- The SAP Fiori tools components
- UX Guidelines
- Design Process
- The Tools
- SVG export
- Design Tests
General things about SVGs
SVG is a vector format useful for creating and deploying simple images in browsers. Icons, simple illustrations, diagrams and similar. SVG is not to be used for photographs and similar high-colour, high-pattern images.
SVGs on the inside are nothing special – they are pure code definition of vector data. SVGs, unlike other image formats, can be opened with any text editor and inspected what's happening inside. Whereas, if you try to open a GIF or JPG, there is just chaos & madness inside.
Here is a sample SVG opened in Gapplin, this is how it looks:
And this is the clean code behind it:
<svg xmlns="" viewBox="0 0 30 30">
<circle cx="7.5" cy="7.5" r="7.5" style="fill: #231f20"/>
<rect x="15" width="15" height="15" style="fill: #231f20"/>
<rect x="3.76" y="18.76" width="7.48" height="7.48" style="fill: none;stroke: #ed2024;stroke-miterlimit: 10"/>
<circle cx="22.5" cy="22.5" r="4.05" style="fill: none;stroke: #231f20;stroke-miterlimit: 10"/>
To cut the long story short, the icons we create should contain no strokes. All of the lines/strokes should be converted into outlines (fills), and exported as such. Select an object, and convert it to outlines. This will make all of the strokes and lines pop into fills. Do check what actually happened with the visual output then, as sometimes things glitch and you have to fix them a bit.
Pixel precision is not specific for SVGs, it's required for all icons and precise artwork. Simply enable pixel grid in your tool of choice, and make sure all of the horizontal and vertical lines fall precisely on the full pixel, something like this:
This will make sure your icon renders perfectly in a browser.
Misaligned artwork, although it might look good in vector format:
... once rendered in full pixels looks blurry:
Pixel precision is a true religion for any icon designer!
Do not use masks / clipping paths when exporting
The vectors you are making should be as simple and as clean as possible. As mentioned above, you should even try to turn your strokes into fills for total control of SVG. Therefore, any masking you are doing should be flattened and masks should be applied before you export to SVG.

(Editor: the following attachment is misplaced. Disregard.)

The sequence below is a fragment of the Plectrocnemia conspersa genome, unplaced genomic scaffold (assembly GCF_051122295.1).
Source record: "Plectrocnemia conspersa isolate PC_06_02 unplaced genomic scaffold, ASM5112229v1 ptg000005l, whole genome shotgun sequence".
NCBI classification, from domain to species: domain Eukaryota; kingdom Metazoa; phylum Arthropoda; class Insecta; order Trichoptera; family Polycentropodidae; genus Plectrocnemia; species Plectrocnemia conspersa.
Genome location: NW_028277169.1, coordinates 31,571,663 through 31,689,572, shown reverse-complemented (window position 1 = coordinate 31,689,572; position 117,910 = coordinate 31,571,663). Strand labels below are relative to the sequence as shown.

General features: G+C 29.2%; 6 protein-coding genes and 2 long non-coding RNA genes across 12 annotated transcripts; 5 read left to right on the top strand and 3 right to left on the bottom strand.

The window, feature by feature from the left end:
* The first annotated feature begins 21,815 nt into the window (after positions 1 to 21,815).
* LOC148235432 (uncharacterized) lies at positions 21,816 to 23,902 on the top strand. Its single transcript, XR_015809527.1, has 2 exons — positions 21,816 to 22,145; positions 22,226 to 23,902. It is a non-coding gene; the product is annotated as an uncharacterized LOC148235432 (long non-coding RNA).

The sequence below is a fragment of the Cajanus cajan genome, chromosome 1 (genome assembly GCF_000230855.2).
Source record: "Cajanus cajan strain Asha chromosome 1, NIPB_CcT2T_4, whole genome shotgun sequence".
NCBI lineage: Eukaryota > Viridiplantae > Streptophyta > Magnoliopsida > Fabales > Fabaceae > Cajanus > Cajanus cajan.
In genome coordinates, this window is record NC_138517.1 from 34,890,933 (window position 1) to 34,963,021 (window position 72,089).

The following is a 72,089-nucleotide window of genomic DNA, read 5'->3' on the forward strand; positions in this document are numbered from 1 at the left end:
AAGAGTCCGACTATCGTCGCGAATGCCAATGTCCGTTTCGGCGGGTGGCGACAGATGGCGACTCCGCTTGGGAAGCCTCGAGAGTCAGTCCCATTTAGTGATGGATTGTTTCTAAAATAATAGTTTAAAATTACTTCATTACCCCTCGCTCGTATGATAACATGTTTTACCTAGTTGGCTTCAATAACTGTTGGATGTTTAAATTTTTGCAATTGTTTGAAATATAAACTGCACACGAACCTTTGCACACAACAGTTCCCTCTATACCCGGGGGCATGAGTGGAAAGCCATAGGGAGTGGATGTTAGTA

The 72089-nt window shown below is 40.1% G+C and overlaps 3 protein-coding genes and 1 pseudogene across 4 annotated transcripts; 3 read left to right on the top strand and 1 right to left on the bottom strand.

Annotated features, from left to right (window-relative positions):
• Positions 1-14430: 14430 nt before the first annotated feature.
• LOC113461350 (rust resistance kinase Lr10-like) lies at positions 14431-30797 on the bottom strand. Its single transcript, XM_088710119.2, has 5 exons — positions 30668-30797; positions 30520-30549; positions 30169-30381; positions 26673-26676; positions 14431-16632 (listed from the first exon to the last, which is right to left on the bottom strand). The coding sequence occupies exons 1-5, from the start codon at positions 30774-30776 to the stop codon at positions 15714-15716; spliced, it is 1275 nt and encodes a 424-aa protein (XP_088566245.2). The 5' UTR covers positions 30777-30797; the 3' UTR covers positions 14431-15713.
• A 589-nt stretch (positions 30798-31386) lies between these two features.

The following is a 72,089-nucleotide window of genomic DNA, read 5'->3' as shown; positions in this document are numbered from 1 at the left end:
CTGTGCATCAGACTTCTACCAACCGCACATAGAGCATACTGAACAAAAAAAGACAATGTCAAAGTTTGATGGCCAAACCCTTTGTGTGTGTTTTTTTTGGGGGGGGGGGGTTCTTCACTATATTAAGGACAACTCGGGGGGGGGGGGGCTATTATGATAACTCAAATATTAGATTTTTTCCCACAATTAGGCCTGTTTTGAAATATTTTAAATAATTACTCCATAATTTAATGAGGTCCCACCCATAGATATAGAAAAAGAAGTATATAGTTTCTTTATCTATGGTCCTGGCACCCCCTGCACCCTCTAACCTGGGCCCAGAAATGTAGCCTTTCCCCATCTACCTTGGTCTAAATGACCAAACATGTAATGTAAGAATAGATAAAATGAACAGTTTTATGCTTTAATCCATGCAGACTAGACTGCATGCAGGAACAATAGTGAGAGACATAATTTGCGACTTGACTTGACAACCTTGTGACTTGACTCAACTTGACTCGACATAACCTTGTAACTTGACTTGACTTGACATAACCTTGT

In case you are creating something complex, it's possible you do really need masks in order to create the artwork. However, when you are exporting that artwork as SVG, simply flatten it, apply all the masks, and then export SVG. You might copy/paste entire art board and flatten it there (so you preserve to original source artwork), or any method you like, as long as the end result is the simplest SVG possible, without any fancy stuff inside it.
SVGO Compressor plugin
By default Sketch exports a little bit bloated SVGs, and adds lots of stuff in the header especially.
Here is Sketch's default bloat of a simple circle:
<?xml version="1.0" encoding="UTF-8" standalone="no"?> <svg width="187px" height="187px" viewBox="0 0 187 187" version="1.1" xmlns="" xmlns:xlink=" "> <!-- Generator: Sketch 39.1 (31720) - --> <title>o</title> <desc>Created with Sketch.</desc> <defs></defs> <g id="Page-1" stroke="none" stroke-width="1" fill="none" fill-rule="evenodd"> <g id="o" stroke="#979797" fill="#D8D8D8"> <circle id="Oval" cx="94" cy="94" r="48"></circle> </g> </g> </svg>
You can see it starts with , there are a bunch of things promoting Bohemian and Sketch in it, etc.
That's why there is SVGO compressor plugin which minimises SVG output. Get it, install it, and like magic, look at your SVG now compared to the above one:
<svg xmlns="" width="187" height="187" viewBox="0 0 187 187"> <circle cx="94" cy="94" r="48" fill="#D8D8D8" fill-rule="evenodd" stroke="#979797"/> </svg>
It's SVG, it's circle, and that's it. No additional bloat. That's what we are aiming for.
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